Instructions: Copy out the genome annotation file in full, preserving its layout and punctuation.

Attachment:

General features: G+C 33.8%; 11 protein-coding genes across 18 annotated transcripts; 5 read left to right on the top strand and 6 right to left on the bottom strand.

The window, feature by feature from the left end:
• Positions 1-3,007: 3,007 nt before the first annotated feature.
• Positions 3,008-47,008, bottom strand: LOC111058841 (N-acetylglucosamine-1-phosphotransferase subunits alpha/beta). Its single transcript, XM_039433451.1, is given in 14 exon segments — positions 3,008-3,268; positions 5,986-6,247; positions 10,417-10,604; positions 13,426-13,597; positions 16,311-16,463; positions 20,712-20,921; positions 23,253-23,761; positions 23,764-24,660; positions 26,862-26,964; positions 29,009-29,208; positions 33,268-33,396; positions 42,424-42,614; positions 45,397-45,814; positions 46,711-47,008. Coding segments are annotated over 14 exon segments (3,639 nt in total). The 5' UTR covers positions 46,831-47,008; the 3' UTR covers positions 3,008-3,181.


General features: G+C 33.8%; 11 protein-coding genes across 18 annotated transcripts; 5 read left to right on the top strand and 6 right to left on the bottom strand.

The window, feature by feature from the left end:
• Positions 1-3,007: 3,007 nt before the first annotated feature.
• Positions 3,008-47,008, bottom strand: LOC111058841 (N-acetylglucosamine-1-phosphotransferase subunits alpha/beta). Its single transcript, XM_039433451.1, is given in 14 exon segments — positions 3,008-3,268; positions 5,986-6,247; positions 10,417-10,604; positions 13,426-13,597; positions 16,311-16,463; positions 20,712-20,921; positions 23,253-23,761; positions 23,764-24,660; positions 26,862-26,964; positions 29,009-29,208; positions 33,268-33,396; positions 42,424-42,614; positions 45,397-45,814; positions 46,711-47,008. Coding segments are annotated over 14 exon segments (3,639 nt in total). The 5' UTR covers positions 46,831-47,008; the 3' UTR covers positions 3,008-3,181.